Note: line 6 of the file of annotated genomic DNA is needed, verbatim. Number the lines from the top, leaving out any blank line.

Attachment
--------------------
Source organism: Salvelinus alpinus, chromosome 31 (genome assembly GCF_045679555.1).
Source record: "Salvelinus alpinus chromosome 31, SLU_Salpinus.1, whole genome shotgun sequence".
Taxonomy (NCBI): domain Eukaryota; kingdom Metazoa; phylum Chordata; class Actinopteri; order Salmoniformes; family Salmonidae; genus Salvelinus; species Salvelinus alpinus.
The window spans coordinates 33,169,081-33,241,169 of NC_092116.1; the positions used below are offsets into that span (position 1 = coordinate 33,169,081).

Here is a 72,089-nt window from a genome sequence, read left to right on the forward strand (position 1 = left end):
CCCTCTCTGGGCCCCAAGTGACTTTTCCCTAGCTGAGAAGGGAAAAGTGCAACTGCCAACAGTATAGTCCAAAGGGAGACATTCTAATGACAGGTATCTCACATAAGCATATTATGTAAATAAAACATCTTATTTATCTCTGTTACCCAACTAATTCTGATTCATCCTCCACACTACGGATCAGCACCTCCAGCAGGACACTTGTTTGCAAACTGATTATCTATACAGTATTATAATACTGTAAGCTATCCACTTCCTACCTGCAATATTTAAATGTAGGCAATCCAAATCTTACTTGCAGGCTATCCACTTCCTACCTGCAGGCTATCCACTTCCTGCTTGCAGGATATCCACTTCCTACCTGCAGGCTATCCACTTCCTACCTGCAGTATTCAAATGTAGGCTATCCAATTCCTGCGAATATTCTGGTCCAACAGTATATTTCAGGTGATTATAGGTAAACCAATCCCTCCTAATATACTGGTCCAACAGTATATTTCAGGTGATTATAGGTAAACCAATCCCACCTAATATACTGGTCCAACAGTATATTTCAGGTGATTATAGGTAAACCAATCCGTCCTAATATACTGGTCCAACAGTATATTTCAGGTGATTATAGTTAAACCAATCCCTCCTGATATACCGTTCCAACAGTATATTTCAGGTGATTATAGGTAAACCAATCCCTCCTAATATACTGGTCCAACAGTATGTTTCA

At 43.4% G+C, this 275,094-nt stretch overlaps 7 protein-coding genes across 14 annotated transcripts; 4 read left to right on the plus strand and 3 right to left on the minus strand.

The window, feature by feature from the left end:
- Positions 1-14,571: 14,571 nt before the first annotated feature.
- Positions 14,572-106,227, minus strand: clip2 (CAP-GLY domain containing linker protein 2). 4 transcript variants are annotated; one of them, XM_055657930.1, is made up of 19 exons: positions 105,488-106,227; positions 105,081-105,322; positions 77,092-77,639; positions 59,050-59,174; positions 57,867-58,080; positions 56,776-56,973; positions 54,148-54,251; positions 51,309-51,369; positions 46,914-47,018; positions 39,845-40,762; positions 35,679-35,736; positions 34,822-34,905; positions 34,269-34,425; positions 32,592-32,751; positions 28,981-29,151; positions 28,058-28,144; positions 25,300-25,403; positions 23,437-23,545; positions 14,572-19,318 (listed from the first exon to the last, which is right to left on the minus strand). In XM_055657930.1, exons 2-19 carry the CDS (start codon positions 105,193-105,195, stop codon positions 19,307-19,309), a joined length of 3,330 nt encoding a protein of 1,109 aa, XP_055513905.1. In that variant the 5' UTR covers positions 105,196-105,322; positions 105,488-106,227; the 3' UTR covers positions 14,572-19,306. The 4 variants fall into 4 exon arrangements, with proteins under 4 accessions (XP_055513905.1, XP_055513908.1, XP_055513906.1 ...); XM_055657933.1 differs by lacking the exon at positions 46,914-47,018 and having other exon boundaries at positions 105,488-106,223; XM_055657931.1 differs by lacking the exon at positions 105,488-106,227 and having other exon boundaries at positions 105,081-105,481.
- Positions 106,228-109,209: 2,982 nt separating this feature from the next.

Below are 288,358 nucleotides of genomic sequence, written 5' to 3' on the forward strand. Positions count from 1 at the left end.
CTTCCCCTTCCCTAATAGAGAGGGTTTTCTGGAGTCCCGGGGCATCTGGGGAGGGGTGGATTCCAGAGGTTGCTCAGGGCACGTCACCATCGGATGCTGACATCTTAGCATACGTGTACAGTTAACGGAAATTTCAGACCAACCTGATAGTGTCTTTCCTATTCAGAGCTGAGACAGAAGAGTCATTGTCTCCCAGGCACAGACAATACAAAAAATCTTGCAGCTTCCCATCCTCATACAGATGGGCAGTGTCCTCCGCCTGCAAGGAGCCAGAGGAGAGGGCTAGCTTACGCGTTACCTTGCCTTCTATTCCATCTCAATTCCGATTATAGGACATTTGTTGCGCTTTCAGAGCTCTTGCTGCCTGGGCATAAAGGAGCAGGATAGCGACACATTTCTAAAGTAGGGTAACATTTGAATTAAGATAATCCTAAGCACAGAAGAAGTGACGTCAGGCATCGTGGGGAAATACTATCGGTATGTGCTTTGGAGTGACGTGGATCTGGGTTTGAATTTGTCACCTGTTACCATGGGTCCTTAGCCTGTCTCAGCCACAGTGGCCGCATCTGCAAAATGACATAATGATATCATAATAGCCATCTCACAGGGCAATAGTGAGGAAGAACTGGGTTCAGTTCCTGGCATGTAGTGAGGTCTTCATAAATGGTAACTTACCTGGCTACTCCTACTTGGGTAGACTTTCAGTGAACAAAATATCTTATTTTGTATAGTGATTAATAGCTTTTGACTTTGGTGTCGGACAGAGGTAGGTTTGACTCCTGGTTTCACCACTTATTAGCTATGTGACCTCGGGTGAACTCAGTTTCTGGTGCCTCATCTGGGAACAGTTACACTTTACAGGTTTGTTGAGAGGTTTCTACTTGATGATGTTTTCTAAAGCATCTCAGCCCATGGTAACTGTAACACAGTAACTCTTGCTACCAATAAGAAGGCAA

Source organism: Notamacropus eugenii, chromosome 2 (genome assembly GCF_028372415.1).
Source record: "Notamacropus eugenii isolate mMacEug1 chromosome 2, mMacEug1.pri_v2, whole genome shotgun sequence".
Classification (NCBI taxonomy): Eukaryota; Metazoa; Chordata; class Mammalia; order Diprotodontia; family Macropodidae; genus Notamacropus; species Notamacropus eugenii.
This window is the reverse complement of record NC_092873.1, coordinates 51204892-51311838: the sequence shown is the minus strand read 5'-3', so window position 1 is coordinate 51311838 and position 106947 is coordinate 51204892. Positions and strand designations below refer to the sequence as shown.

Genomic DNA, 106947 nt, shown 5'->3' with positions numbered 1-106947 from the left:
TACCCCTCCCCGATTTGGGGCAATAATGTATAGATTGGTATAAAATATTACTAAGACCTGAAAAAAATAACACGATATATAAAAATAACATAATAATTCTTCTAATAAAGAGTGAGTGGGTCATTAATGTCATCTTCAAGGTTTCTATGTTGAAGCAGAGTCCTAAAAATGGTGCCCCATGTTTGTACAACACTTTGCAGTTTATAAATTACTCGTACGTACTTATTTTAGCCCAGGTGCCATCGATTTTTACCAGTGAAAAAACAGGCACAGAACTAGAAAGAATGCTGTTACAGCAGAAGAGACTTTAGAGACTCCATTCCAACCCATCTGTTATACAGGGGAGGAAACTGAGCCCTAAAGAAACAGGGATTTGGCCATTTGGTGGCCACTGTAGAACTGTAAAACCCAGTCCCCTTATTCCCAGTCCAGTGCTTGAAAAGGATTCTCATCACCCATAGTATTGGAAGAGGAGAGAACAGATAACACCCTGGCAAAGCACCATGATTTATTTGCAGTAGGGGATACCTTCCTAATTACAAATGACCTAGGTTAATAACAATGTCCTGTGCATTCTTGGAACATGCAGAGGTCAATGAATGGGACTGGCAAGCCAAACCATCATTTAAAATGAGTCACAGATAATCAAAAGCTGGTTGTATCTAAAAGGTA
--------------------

CCCTCTCTGGGCCCCAAGTGACTTTTCCCTAGCTGAGAAGGGAAAAGTGCAACTGCCAACAGTATAGTCCAAAGGGAGACATTCTAATGACAGGTATCTCACATAAGCATATTATGTAAATAAAACATCTTATTTATCTCTGTTACCCAACTAATTCTGATTCATCCTCCACACTACGGATCAGCACCTCCAGCAGGACACTTGTTTGCAAACTGATTATCTATACAGTATTATAATACTGTAAGCTATCCACTTCCTACCTGCAATATTTAAATGTAGGCAATCCAAATCTTACTTGCAGGCTATCCACTTCCTACCTGCAGGCTATCCACTTCCTGCTTGCAGGATATCCACTTCCTACCTGCAGGCTATCCACTTCCTACCTGCAGTATTCAAATGTAGGCTATCCAATTCCTGCGAATATTCTGGTCCAACAGTATATTTCAGGTGATTATAGGTAAACCAATCCCTCCTAATATACTGGTCCAACAGTATATTTCAGGTGATTATAGGTAAACCAATCCCACCTAATATACTGGTCCAACAGTATATTTCAGGTGATTATAGGTAAACCAATCCGTCCTAATATACTGGTCCAACAGTATATTTCAGGTGATTATAGTTAAACCAATCCCTCCTGATATACCGTTCCAACAGTATATTTCAGGTGATTATAGGTAAACCAATCCCTCCTAATATACTGGTCCAACAGTATGTTTCA